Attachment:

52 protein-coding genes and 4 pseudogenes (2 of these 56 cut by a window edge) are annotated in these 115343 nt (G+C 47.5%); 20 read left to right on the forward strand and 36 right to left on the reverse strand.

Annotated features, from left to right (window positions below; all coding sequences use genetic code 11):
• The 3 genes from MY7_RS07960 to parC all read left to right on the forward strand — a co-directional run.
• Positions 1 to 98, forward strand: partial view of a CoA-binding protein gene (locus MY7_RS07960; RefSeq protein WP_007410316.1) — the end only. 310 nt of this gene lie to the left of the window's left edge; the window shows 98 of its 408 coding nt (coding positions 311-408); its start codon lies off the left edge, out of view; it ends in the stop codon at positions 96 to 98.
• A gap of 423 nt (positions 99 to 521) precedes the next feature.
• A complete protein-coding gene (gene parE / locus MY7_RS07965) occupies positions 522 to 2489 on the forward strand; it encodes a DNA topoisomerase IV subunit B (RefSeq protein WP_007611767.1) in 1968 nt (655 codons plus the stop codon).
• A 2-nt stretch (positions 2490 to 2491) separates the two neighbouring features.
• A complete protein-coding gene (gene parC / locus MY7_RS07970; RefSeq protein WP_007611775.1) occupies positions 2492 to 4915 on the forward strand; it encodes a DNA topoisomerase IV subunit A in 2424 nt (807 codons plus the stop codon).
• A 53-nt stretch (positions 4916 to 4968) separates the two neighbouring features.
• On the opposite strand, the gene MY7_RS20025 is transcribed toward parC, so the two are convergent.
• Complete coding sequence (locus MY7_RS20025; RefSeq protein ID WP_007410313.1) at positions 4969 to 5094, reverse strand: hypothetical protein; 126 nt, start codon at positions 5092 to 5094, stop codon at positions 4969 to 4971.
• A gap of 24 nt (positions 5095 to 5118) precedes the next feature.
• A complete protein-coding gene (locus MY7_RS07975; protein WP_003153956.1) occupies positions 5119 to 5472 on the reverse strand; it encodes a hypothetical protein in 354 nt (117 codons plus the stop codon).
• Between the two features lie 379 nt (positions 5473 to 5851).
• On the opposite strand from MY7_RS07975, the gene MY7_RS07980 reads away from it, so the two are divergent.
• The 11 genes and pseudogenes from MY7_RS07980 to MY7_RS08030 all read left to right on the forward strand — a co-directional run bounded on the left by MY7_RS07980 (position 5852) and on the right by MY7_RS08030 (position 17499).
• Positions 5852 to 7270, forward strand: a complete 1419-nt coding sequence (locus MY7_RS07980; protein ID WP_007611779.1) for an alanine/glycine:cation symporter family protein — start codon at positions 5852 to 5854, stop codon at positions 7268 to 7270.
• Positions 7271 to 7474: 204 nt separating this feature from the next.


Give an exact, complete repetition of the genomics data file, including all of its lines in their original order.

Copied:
52 protein-coding genes and 4 pseudogenes (2 of these 56 cut by a window edge) are annotated in these 115343 nt (G+C 47.5%); 20 read left to right on the forward strand and 36 right to left on the reverse strand.

Annotated features, from left to right (window positions below; all coding sequences use genetic code 11):
• The 3 genes from MY7_RS07960 to parC all read left to right on the forward strand — a co-directional run.
• Positions 1 to 98, forward strand: partial view of a CoA-binding protein gene (locus MY7_RS07960; RefSeq protein WP_007410316.1) — the end only. 310 nt of this gene lie to the left of the window's left edge; the window shows 98 of its 408 coding nt (coding positions 311-408); its start codon lies off the left edge, out of view; it ends in the stop codon at positions 96 to 98.
• A gap of 423 nt (positions 99 to 521) precedes the next feature.
• A complete protein-coding gene (gene parE / locus MY7_RS07965) occupies positions 522 to 2489 on the forward strand; it encodes a DNA topoisomerase IV subunit B (RefSeq protein WP_007611767.1) in 1968 nt (655 codons plus the stop codon).
• A 2-nt stretch (positions 2490 to 2491) separates the two neighbouring features.
• A complete protein-coding gene (gene parC / locus MY7_RS07970; RefSeq protein WP_007611775.1) occupies positions 2492 to 4915 on the forward strand; it encodes a DNA topoisomerase IV subunit A in 2424 nt (807 codons plus the stop codon).
• A 53-nt stretch (positions 4916 to 4968) separates the two neighbouring features.
• On the opposite strand, the gene MY7_RS20025 is transcribed toward parC, so the two are convergent.
• Complete coding sequence (locus MY7_RS20025; RefSeq protein ID WP_007410313.1) at positions 4969 to 5094, reverse strand: hypothetical protein; 126 nt, start codon at positions 5092 to 5094, stop codon at positions 4969 to 4971.
• A gap of 24 nt (positions 5095 to 5118) precedes the next feature.
• A complete protein-coding gene (locus MY7_RS07975; protein WP_003153956.1) occupies positions 5119 to 5472 on the reverse strand; it encodes a hypothetical protein in 354 nt (117 codons plus the stop codon).
• Between the two features lie 379 nt (positions 5473 to 5851).
• On the opposite strand from MY7_RS07975, the gene MY7_RS07980 reads away from it, so the two are divergent.
• The 11 genes and pseudogenes from MY7_RS07980 to MY7_RS08030 all read left to right on the forward strand — a co-directional run bounded on the left by MY7_RS07980 (position 5852) and on the right by MY7_RS08030 (position 17499).
• Positions 5852 to 7270, forward strand: a complete 1419-nt coding sequence (locus MY7_RS07980; protein ID WP_007611779.1) for an alanine/glycine:cation symporter family protein — start codon at positions 5852 to 5854, stop codon at positions 7268 to 7270.
• Positions 7271 to 7474: 204 nt separating this feature from the next.